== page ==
Techniques to calculate the free energy changes of a system are very useful in the study of biophysical and biochemical properties. In practice, free energy changes can be described with thermodynamic cycles, and the free energy change of an individual process can be computed by sufficiently sampling the corresponding configurations. However, this is still time-consuming especially for large biomolecular systems. Previously, we have shown that by utilizing precomputed solute-solvent correlations, so-called proximal distribution functions (pDF), we are capable of reconstructing the solvent environment near solute atoms, thus estimating the solute-solvent interactions and solvation free energies of molecules. In this contribution, we apply the technique of pDF-reconstructions to calculate chemical potentials and use this information in thermodynamic cycles. This illustrates how free energy changes of nontrivial chemical processes in aqueous solution systems can be rapidly estimated.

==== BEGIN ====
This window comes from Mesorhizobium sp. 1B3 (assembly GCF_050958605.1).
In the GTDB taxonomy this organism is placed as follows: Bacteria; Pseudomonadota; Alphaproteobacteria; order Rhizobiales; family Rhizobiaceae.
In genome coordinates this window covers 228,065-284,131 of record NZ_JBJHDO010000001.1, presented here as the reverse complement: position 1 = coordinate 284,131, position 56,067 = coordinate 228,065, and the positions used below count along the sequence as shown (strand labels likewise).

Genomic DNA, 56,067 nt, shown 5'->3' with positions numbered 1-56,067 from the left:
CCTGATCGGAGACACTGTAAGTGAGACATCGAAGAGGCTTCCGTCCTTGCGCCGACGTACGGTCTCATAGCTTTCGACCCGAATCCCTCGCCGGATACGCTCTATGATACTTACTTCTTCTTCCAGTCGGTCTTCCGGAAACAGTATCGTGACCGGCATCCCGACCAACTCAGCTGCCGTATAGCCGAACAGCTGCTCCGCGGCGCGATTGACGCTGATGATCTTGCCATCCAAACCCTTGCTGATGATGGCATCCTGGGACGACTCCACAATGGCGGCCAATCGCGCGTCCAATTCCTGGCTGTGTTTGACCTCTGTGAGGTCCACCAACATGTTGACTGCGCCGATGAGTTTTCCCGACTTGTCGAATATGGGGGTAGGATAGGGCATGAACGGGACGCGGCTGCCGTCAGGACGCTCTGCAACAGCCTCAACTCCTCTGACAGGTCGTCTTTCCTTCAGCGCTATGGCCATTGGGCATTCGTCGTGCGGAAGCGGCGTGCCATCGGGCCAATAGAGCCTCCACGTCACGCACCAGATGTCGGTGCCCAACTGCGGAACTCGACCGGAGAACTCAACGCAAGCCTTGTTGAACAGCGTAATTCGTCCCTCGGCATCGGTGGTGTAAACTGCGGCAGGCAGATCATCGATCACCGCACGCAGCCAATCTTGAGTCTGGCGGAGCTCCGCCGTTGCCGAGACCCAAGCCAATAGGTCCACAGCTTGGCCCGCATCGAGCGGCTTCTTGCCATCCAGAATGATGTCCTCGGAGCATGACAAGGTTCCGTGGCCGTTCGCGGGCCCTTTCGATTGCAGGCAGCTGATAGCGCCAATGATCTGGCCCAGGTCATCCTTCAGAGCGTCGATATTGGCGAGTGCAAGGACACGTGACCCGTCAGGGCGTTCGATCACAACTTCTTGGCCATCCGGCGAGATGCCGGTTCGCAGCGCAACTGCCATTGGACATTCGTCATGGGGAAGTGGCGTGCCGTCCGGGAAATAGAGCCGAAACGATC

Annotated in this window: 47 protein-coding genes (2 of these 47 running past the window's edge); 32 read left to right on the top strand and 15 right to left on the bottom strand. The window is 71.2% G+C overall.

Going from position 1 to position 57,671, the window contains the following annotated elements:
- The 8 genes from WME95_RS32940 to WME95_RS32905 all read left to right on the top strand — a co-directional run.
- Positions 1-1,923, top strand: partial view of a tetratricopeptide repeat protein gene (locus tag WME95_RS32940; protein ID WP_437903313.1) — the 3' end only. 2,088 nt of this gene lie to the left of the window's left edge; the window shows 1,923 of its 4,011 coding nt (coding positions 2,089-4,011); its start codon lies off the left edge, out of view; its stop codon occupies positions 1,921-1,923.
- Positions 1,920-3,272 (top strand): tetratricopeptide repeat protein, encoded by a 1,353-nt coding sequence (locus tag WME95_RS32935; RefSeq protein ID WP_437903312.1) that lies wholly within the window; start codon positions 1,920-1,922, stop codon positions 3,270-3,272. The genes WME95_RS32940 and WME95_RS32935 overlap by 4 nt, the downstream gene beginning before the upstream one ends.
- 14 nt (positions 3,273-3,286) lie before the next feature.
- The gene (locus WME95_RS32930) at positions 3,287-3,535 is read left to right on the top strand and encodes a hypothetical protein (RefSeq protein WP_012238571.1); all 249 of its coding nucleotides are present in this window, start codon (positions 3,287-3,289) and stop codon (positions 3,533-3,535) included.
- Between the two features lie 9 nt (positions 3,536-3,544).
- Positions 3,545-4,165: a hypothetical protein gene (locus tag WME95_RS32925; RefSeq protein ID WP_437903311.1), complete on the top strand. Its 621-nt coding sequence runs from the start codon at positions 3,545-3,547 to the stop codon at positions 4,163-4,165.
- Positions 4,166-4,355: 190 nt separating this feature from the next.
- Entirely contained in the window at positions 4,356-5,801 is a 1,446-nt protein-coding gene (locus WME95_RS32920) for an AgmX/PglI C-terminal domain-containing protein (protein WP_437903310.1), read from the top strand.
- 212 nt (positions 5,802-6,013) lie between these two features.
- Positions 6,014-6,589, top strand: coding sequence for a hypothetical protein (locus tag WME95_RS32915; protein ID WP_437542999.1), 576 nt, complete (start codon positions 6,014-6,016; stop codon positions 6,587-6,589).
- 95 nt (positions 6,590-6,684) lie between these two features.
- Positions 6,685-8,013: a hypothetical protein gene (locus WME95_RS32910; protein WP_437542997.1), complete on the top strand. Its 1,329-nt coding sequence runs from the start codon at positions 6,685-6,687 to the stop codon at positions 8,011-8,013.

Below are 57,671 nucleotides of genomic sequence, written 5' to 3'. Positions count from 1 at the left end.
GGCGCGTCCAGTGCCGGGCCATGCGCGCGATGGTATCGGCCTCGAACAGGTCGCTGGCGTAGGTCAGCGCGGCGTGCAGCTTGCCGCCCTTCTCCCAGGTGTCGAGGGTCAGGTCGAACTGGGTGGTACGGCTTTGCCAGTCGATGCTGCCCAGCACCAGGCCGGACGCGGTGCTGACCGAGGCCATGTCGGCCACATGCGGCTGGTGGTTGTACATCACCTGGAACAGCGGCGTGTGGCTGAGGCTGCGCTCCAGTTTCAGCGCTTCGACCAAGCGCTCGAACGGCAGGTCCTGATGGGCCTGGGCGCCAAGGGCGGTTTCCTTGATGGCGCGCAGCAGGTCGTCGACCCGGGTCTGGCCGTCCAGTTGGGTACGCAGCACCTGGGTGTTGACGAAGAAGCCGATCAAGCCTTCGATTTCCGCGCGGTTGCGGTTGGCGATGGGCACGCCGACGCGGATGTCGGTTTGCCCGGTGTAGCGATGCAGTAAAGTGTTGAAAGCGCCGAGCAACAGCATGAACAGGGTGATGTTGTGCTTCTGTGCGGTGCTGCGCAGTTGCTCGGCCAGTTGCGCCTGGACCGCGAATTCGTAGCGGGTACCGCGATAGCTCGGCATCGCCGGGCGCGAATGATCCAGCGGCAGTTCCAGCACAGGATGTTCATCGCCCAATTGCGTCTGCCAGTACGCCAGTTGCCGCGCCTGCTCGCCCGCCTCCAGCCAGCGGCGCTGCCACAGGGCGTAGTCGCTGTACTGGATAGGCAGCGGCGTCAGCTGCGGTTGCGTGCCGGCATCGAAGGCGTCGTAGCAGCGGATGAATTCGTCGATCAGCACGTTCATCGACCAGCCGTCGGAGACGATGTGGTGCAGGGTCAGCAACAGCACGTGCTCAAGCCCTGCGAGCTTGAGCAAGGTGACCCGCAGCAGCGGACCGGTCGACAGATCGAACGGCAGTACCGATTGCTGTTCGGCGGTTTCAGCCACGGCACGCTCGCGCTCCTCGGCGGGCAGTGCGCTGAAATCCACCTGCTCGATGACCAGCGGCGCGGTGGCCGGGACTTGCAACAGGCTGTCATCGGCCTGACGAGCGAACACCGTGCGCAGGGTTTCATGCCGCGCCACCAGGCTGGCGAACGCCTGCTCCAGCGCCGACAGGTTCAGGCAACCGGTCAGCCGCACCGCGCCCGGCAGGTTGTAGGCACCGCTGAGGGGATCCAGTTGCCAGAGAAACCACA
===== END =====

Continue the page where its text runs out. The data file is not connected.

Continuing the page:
ASJC Scopus subject areas
- Computer Science Applications
- Physical and Theoretical Chemistry